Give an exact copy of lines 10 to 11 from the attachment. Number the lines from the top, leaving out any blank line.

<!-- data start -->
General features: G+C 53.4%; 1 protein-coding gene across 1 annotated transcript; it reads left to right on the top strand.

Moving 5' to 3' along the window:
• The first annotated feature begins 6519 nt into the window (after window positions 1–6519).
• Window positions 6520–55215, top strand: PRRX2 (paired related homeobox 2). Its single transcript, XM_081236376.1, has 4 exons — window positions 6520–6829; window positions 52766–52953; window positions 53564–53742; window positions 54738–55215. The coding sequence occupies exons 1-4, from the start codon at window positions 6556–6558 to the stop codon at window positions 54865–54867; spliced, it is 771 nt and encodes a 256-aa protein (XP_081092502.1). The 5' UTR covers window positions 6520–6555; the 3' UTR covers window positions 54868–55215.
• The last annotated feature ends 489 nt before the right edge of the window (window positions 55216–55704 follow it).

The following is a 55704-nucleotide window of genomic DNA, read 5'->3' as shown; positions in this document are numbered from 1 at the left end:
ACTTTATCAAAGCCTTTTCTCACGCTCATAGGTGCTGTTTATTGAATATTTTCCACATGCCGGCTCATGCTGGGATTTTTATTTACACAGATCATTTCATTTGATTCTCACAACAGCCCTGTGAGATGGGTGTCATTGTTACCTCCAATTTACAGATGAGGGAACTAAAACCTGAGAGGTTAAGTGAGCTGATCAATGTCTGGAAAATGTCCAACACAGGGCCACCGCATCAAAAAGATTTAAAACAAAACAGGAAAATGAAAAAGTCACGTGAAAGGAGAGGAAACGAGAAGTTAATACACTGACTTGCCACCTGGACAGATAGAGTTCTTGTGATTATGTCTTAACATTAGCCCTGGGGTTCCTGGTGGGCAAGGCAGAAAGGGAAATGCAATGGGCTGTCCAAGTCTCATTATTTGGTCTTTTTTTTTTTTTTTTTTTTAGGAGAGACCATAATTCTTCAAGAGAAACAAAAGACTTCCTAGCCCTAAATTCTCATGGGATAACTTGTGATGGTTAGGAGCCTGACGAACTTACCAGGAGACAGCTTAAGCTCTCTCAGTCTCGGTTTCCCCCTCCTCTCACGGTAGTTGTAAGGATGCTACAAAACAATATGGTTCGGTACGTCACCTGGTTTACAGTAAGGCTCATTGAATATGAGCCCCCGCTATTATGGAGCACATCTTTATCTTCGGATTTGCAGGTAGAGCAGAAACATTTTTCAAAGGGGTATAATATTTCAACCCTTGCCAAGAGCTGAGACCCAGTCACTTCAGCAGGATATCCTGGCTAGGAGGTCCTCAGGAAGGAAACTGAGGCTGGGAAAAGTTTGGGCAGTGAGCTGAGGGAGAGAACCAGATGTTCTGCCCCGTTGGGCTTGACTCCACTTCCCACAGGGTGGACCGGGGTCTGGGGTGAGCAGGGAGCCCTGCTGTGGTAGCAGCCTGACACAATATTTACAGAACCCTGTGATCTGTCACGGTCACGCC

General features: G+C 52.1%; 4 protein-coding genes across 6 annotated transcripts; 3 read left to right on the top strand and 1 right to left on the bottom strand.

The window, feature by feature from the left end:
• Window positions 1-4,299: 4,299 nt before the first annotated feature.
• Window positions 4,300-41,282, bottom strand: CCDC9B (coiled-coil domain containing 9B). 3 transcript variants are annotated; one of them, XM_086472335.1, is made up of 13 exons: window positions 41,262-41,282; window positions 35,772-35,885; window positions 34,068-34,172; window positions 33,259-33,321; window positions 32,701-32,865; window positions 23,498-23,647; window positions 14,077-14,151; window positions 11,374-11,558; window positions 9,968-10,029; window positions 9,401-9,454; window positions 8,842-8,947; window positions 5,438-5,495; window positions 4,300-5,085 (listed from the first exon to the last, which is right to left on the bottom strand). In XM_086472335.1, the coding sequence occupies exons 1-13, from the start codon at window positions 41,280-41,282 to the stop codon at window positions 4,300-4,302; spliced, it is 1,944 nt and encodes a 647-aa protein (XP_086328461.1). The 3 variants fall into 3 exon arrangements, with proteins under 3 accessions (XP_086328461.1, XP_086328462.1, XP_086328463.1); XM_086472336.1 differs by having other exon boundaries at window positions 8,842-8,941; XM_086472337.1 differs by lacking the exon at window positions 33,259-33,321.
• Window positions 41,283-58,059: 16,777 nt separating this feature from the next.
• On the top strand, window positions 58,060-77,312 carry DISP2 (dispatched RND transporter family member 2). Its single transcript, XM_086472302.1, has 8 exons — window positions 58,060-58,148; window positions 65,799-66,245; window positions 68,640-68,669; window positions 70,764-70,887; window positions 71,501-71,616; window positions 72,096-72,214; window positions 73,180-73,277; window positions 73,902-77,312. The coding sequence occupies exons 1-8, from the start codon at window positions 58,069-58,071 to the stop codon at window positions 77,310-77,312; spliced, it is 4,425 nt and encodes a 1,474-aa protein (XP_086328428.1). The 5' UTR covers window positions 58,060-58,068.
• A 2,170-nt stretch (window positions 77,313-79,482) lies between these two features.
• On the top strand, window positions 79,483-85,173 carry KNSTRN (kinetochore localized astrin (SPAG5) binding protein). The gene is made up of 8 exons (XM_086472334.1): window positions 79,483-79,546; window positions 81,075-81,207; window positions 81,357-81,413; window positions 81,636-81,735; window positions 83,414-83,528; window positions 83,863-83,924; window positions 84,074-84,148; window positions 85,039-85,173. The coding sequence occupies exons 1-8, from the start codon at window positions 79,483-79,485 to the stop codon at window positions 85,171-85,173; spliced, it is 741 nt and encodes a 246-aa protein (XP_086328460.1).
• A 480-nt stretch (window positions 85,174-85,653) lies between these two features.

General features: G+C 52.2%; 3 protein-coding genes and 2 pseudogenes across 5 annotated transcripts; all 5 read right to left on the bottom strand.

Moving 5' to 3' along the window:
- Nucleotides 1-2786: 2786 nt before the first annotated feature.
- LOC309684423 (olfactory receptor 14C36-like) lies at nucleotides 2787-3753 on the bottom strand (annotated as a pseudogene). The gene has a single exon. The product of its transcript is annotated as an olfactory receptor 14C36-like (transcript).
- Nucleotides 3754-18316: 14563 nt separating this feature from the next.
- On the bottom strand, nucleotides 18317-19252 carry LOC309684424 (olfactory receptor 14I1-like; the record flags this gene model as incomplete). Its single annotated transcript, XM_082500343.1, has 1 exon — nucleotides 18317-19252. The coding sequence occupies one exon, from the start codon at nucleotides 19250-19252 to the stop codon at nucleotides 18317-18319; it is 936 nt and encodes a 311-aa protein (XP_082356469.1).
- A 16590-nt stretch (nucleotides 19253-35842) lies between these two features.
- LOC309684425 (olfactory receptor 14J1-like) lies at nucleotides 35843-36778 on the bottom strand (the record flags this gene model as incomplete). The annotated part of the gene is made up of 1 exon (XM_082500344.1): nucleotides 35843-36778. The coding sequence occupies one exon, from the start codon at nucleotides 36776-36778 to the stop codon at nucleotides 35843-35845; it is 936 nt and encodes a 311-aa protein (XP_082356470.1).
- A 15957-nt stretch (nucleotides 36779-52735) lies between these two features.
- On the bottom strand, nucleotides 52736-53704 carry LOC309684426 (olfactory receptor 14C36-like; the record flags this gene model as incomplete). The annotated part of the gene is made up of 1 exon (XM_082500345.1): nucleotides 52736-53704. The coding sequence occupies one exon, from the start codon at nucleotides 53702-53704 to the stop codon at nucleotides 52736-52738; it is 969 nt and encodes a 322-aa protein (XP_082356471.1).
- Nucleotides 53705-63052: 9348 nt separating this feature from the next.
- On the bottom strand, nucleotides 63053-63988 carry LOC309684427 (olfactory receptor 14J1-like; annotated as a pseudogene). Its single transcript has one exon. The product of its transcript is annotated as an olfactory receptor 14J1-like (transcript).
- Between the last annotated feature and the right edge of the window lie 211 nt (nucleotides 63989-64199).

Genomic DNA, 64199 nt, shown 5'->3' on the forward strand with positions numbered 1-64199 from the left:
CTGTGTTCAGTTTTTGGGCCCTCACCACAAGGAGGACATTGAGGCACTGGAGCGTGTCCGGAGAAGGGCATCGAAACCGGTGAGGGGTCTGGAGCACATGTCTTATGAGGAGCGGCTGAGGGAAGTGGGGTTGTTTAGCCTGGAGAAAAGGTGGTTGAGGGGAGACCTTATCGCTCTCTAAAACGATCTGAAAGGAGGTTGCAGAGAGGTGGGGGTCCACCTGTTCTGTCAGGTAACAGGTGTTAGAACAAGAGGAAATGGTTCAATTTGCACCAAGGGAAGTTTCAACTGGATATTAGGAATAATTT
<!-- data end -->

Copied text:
• Window positions 1-4,299: 4,299 nt before the first annotated feature.
• Window positions 4,300-41,282, bottom strand: CCDC9B (coiled-coil domain containing 9B). 3 transcript variants are annotated; one of them, XM_086472335.1, is made up of 13 exons: window positions 41,262-41,282; window positions 35,772-35,885; window positions 34,068-34,172; window positions 33,259-33,321; window positions 32,701-32,865; window positions 23,498-23,647; window positions 14,077-14,151; window positions 11,374-11,558; window positions 9,968-10,029; window positions 9,401-9,454; window positions 8,842-8,947; window positions 5,438-5,495; window positions 4,300-5,085 (listed from the first exon to the last, which is right to left on the bottom strand). In XM_086472335.1, the coding sequence occupies exons 1-13, from the start codon at window positions 41,280-41,282 to the stop codon at window positions 4,300-4,302; spliced, it is 1,944 nt and encodes a 647-aa protein (XP_086328461.1). The 3 variants fall into 3 exon arrangements, with proteins under 3 accessions (XP_086328461.1, XP_086328462.1, XP_086328463.1); XM_086472336.1 differs by having other exon boundaries at window positions 8,842-8,941; XM_086472337.1 differs by lacking the exon at window positions 33,259-33,321.